Eruption 30-year anniversary coverageRead the 30-year anniversary coverage from the Vancouver, WA Columbian here
Climbing PermittedFrom October 2004 until July 2006, the Mt. St. Helens was off limits during it's most recent eruption phase. On July 21, 2006, the mountain was reopened for climbing.
For the latest information, please visit the Forest Service "Climbing Mount St. Helens" page or http://vulcan.wr.usgs.gov.
AnimationsThe USGS has posted the following two-image animated GIF to show the change from one day to the next when the current eruption's pinnacle collapsed. Note that you can detect the upward movement of the smooth lava column.
Images from the USGSThe USGS maintains a site with current images of Mt. St. Helens as it is rapidly changing. I hope they don't keep changing the address, but if this link breaks, please let me know! You can find a plethora of fascinating images if you poke around here:
Mt. St. Helens erupts on October 1, 2004
The current Mt. St. Helens VolcanoCam image.
For seven years recreational climbing was banned on Mt. St. Helens. Then in May 1987 it was reopened. Only the south routes are still allowed. Access to the crater is strictly forbidden.
On clear mornings I can see the mountain as I drive out of my neighborhood to work. That view is a constant reminder of the power of nature. I have always regretted that I had moved from Vancouver, WA to Juneau, AK only three months before the eruption. I returned two years after the eruption, but I missed out on all the excitement. When the mountain blew its top, a part of me went with it.
Getting ThereFrom Interstate 5 at Woodland, take the exit for State Highway 503. Drive past Lake Merwin and Yale Lake. Then just after the Swift Reservoir viewpoint, turn left on forest road 83. Follow the signs to Climber's Bivouac, which involves a right turn onto forest road 830.
Red TapePlease read thoroughly this page from the Mt. St. Helens National Volcanic Monument for information about obtaining permits to climb Mt. St. Helens. A permit is required above 4800' on the mountain. I will not attempt to reproduce all of the red tape requirements on this page. The link above leads to the definitive source of this information.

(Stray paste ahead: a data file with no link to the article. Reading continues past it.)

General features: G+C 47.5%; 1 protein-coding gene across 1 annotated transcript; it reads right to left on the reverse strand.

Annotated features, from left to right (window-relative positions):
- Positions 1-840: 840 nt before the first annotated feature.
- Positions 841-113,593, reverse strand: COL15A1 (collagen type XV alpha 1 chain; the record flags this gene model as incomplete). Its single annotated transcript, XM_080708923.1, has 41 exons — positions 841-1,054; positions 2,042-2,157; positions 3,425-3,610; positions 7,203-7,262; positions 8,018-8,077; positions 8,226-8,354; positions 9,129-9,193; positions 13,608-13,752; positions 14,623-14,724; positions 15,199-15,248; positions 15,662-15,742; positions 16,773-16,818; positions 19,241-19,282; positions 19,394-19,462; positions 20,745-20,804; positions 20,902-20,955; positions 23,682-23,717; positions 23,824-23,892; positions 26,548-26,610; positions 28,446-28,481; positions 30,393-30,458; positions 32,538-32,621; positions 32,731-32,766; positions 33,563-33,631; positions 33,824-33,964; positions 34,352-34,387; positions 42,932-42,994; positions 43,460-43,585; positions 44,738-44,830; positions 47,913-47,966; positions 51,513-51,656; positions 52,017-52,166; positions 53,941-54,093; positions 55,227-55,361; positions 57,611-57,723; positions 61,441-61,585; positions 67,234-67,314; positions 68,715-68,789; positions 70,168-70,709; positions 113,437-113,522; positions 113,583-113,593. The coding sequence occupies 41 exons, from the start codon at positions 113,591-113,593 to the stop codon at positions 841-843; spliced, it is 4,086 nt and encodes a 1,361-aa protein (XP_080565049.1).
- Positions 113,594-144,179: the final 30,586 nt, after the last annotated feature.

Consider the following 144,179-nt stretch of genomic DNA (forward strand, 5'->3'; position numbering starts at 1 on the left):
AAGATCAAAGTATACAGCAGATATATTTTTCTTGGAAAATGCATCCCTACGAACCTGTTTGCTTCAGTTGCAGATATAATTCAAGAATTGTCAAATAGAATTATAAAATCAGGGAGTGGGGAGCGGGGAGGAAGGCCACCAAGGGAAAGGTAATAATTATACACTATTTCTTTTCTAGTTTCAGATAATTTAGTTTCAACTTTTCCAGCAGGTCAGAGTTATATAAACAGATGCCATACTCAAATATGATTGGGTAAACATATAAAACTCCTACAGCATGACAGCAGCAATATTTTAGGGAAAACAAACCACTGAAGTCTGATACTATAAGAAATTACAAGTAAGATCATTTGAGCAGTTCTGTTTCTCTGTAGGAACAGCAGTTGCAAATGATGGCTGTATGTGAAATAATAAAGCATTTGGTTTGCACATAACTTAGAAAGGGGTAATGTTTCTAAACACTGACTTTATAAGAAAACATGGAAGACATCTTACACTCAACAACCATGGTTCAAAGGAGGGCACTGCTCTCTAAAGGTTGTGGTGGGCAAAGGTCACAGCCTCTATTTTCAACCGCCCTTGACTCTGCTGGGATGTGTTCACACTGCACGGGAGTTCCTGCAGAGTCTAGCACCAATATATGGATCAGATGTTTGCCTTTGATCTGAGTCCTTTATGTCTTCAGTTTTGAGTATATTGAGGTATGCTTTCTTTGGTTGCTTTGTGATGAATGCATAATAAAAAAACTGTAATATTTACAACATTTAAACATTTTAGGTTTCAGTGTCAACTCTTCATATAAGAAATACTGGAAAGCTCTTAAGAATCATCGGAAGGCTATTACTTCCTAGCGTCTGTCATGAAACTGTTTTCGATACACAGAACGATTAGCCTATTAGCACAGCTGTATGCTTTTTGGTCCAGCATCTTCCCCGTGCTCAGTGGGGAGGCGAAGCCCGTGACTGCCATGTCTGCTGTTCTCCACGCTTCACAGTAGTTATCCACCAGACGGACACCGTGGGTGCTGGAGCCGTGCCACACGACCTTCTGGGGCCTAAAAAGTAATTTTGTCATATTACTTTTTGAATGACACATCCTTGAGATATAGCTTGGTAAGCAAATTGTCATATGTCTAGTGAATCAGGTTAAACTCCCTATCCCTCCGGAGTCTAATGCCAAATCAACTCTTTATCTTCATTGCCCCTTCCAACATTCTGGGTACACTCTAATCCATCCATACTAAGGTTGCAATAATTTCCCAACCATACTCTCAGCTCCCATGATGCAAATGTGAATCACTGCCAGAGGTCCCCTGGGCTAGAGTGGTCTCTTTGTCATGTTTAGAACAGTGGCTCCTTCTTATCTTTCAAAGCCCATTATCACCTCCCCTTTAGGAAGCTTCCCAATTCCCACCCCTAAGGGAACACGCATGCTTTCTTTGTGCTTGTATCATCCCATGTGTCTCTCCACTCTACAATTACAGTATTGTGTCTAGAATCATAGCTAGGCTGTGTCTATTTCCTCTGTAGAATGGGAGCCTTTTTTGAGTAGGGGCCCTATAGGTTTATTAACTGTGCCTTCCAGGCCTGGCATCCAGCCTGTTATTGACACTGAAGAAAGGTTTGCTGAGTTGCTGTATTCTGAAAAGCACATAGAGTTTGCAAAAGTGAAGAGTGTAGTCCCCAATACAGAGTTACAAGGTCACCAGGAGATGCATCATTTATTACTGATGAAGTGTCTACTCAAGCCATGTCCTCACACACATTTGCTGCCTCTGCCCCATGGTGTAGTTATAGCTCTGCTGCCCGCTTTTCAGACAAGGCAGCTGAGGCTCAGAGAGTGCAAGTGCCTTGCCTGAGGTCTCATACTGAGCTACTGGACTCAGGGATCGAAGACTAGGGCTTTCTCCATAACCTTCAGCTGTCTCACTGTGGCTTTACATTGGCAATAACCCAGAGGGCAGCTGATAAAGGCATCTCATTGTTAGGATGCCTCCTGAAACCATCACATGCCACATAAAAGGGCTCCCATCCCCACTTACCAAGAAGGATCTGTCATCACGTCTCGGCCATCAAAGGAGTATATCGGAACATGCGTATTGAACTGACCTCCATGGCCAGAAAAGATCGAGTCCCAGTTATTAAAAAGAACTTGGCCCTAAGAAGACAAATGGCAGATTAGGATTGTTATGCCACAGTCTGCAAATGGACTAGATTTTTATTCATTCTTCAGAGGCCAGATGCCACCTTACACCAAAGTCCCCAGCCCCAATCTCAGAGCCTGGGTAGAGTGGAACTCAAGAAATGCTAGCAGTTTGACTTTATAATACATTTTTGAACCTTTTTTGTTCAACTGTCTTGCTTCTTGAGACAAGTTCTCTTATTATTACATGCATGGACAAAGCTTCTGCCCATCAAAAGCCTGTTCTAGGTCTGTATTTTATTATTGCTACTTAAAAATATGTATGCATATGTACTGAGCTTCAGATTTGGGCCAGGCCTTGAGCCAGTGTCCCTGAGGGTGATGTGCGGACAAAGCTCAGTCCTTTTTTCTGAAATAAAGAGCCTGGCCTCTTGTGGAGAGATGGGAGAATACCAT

When To ClimbSt. Helens is best climbed during the permit season, with optimal conditions occuring from May through September.
Additional information posted by John: However, don't let winter prevent you from hiking up this stratovolcano. St. Helens is popular from February to early-summer for snowshoe and ski / snowboard summits. A bonus is that you'll get away from the permit quota hassle though you will need a WA or OR Sno-Park permit if you are parking at the Marble Mountain Sno-Park. Check the Books section for Dan Nelson's "Snowshoe Routes : Washington" or Amar Andalkar's Ski Mountaineering and Climbing Site for additional info.
Additional comment posted by ben: Climbing in the winter also means that you can avoid the scree and ash that is the bane of a summer climb - two steps up, one step backsliding.
CampingPlease read this page from the Mt. St. Helens National Volcanic Monument for information about camping near the mountain.
Mountain ConditionsClick here for current weather information.
- Amar Andalkar's Ski Mountaineering and Climbing Site
Routes, photos, links, and information about climbing Mt. St. Helens.
- St. Helens (08/21/2000)
Time Lapse movie of Mt. St. Helens Web cam and other mountains.
- Mount St. Helens via Monitor Ridge
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